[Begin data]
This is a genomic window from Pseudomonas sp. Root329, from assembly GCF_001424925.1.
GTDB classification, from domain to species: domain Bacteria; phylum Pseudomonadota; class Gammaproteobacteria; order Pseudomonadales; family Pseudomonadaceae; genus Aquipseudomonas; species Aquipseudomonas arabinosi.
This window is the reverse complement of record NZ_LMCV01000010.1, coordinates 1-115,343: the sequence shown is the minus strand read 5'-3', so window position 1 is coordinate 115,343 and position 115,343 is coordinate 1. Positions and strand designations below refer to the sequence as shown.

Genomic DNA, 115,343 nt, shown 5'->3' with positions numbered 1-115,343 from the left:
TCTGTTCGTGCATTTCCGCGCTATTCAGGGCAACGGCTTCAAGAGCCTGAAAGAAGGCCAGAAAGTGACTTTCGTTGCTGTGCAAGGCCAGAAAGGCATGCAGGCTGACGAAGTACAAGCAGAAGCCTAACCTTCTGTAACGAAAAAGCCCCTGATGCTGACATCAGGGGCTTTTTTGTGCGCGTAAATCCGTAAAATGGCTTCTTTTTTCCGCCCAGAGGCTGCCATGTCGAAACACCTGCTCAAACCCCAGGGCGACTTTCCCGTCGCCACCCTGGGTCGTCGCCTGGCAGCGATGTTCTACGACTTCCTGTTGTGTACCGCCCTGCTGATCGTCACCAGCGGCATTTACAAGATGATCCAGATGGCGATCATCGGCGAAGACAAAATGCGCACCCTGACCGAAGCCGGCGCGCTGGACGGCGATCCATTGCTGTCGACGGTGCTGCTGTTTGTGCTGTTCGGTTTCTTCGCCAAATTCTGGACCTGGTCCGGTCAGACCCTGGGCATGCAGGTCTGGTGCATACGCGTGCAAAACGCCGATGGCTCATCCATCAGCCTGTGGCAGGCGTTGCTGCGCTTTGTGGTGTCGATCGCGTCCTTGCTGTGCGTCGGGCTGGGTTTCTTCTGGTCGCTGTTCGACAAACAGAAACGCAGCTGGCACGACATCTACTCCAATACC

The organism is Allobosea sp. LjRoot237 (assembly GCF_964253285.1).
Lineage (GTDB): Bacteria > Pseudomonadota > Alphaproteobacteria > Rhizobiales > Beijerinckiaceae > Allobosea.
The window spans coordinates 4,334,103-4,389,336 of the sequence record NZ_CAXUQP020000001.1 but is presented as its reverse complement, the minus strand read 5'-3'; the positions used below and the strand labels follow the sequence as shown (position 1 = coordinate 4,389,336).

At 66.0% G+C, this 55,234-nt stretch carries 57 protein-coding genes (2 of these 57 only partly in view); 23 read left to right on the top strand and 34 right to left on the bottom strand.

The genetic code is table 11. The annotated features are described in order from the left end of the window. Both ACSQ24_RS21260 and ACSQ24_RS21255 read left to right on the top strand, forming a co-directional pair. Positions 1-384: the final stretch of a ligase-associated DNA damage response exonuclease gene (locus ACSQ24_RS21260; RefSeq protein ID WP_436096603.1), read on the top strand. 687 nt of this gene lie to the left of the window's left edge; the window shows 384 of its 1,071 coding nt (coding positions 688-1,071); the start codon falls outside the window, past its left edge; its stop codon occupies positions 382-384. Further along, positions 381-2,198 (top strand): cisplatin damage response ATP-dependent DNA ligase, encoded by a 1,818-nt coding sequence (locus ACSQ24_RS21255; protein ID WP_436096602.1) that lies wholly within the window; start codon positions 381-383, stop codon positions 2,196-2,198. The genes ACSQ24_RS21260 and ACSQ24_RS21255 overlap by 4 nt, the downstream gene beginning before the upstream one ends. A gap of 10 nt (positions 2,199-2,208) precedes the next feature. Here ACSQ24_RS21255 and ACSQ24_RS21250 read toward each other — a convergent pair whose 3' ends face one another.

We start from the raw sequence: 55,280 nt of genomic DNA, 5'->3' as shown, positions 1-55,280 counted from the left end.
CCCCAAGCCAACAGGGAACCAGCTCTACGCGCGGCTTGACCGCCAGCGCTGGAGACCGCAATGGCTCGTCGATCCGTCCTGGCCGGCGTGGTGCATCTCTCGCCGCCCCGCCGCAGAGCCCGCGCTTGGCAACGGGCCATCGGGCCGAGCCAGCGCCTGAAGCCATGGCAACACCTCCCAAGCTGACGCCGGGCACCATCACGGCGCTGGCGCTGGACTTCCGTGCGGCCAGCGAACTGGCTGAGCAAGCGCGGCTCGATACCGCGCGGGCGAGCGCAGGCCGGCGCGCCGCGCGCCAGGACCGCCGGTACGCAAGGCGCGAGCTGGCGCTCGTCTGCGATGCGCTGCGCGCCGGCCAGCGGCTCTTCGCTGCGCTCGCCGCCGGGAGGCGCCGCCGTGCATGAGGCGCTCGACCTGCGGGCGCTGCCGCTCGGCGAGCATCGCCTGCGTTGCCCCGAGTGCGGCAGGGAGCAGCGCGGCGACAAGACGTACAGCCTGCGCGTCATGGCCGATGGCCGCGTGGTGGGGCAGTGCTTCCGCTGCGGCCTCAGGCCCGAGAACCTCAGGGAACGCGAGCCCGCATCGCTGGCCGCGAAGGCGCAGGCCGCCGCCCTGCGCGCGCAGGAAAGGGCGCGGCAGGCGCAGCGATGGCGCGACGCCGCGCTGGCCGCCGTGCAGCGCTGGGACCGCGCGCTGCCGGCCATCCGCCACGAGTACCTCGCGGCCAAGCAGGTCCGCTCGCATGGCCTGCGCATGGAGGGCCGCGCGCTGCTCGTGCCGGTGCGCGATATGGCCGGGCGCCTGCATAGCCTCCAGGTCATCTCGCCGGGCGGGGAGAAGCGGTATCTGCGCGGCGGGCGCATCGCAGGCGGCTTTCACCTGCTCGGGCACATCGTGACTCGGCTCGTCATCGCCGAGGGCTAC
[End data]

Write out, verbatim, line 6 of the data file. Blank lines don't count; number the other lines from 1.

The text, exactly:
The organism is Allobosea sp. LjRoot237 (assembly GCF_964253285.1).